Gov. John Kasich makes the case to protect Ohio Medicaid expansion: Capitol Letter
Gov. John Kasich makes the case to protect Ohio Medicaid expansion: Capitol Letter
Rotunda Rumblings A cure-all? New state reports show Medicaid expansion has helped lower the Ohio’s uninsured rate, saved the state millions of dollars and made it possible for unemployed people to overcome health issues to return to work. The report comes as Gov. John Kasich enters the sunset of his eight years as governor, cleveland.com’s Laura Hancock writes.
Thanks, no thanks: Kasich said he will not attend the Ohio GOP’s annual dinner Friday – when President Donald Trump will be speaking. Kasich said he’s spending time with one of his twins before she heads off to college, Hancock reports.
Dual endorsement: The Ohio Society of CPAs endorsed both Republican Jim Renacci and Democrat Sherrod Brown for Senate. Brown, the only Democrat endorsed by the organization this cycle so far, touted the endorsement in a Monday news release but didn’t mention it was a dual endorsement. Renacci’s campaign announced the endorsement Tuesday. “Congressman Renacci was instrumental in crafting tax reform provisions to help drive our nation’s economy and has supported several bills that directly impact the accounting profession, including HB 5377, which enabled the IRS to create an online portal for businesses to e-file Form 1099s,” Ohio CPAs president and CEO Scott Wiley said in a statement.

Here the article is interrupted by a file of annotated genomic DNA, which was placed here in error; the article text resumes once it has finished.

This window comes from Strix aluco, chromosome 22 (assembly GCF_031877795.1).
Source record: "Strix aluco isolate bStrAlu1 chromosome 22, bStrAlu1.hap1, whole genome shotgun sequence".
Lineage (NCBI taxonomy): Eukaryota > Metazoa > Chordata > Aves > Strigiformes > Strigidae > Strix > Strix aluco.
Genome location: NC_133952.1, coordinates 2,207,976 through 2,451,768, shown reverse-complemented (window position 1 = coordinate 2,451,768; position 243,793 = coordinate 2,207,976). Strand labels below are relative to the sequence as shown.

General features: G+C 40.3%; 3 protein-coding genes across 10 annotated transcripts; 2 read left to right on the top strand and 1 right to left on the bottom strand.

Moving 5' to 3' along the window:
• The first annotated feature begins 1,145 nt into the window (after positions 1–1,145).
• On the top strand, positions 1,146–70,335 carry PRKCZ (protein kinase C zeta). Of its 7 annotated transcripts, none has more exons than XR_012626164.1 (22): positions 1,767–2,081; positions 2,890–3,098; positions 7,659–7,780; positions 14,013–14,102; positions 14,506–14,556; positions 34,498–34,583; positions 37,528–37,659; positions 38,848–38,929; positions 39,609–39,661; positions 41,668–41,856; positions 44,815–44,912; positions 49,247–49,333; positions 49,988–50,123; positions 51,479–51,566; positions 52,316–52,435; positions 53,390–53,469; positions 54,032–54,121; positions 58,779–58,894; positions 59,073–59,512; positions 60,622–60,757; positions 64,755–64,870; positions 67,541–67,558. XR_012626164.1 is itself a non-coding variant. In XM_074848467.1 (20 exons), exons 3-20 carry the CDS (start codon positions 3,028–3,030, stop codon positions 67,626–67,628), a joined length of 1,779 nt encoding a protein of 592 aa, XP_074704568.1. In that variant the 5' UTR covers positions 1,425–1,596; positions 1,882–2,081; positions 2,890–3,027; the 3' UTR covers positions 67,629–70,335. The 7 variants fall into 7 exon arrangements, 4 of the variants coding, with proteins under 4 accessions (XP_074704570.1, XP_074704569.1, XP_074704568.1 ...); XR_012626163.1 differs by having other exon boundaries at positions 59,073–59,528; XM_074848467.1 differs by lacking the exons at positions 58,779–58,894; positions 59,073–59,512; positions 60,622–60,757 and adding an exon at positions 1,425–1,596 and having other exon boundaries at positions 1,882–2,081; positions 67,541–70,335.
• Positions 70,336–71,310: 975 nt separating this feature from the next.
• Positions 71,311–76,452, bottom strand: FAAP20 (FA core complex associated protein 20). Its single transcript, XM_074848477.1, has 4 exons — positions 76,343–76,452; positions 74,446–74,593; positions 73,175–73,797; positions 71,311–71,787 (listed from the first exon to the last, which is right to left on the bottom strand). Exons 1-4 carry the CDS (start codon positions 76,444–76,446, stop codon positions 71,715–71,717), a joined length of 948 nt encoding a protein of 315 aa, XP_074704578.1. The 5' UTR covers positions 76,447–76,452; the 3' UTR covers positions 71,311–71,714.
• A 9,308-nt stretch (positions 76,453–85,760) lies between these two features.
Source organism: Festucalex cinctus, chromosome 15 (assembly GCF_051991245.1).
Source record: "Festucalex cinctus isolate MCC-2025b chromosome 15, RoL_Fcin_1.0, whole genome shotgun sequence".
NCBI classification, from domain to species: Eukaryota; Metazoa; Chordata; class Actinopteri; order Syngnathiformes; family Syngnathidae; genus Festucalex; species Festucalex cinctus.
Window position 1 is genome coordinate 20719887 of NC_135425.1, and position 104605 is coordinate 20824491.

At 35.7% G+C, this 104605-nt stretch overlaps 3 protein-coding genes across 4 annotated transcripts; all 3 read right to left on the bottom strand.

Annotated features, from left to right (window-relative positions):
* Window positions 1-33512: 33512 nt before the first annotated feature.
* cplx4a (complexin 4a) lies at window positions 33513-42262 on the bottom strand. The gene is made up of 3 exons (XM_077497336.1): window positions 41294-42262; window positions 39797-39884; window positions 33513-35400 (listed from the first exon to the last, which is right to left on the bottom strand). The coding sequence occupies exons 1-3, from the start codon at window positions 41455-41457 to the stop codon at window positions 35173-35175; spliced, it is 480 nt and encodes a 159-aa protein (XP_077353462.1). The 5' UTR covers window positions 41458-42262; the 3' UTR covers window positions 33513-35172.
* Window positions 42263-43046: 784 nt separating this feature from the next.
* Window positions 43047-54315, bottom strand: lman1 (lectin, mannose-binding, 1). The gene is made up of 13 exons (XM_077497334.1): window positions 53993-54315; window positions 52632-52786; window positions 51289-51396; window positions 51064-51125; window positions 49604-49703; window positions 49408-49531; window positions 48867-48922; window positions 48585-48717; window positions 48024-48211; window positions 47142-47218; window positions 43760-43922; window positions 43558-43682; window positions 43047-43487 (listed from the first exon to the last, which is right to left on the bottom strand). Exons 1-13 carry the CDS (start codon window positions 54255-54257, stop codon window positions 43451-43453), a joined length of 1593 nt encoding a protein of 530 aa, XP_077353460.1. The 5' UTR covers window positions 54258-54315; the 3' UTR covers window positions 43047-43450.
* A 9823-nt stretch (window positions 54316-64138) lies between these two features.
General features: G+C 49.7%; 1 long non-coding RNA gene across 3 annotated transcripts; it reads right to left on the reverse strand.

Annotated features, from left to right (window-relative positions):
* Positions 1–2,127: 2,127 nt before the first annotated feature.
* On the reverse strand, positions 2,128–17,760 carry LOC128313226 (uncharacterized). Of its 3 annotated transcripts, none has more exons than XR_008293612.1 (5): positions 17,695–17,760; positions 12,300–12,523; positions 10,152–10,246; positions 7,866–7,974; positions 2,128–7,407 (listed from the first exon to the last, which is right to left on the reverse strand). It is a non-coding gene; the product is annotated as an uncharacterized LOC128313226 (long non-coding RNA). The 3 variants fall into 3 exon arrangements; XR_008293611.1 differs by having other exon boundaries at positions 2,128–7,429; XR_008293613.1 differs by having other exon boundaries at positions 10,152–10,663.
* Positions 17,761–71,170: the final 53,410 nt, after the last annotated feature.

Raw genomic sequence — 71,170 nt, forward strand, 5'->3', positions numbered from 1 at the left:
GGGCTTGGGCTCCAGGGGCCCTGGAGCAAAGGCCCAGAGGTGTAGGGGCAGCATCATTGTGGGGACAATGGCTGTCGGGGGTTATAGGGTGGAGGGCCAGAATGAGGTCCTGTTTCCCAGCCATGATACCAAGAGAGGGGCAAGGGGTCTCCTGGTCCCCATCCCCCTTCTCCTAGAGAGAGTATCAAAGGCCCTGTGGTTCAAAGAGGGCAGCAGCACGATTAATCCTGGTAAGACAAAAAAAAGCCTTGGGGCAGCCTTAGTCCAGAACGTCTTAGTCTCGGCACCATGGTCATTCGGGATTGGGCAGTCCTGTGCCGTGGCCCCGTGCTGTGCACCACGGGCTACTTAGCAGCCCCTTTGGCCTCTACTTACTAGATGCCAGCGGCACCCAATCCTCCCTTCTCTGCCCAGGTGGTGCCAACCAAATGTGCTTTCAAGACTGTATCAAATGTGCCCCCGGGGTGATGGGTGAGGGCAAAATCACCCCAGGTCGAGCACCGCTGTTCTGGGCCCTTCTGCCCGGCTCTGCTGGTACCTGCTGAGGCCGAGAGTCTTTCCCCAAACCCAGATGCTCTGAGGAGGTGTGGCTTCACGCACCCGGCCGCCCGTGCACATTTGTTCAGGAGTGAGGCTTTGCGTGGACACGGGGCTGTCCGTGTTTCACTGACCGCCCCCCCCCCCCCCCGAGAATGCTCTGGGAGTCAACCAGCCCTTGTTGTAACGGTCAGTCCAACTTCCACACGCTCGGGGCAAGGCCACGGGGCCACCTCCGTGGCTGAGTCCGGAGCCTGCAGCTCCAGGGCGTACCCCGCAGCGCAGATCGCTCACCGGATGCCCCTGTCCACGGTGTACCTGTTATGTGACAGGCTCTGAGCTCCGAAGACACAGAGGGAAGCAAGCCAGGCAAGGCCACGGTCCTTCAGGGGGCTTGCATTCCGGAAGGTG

Sessions in town: Attorney General Jeff Sessions will be in Cleveland Wednesday to talk about the opioid epidemic, reports Eric Heisig of cleveland.com. It’s expected to be his first appearance following the conviction Tuesday of former Trump campaign manager Paul Manfort, and the guilty plea of Trump lawyer Michael Cohen to charges related to campaign violations. Sessions was involved in President Trump’s campaign and has recused himself from the ongoing investigation by Special Prosecutor Robert Mueller.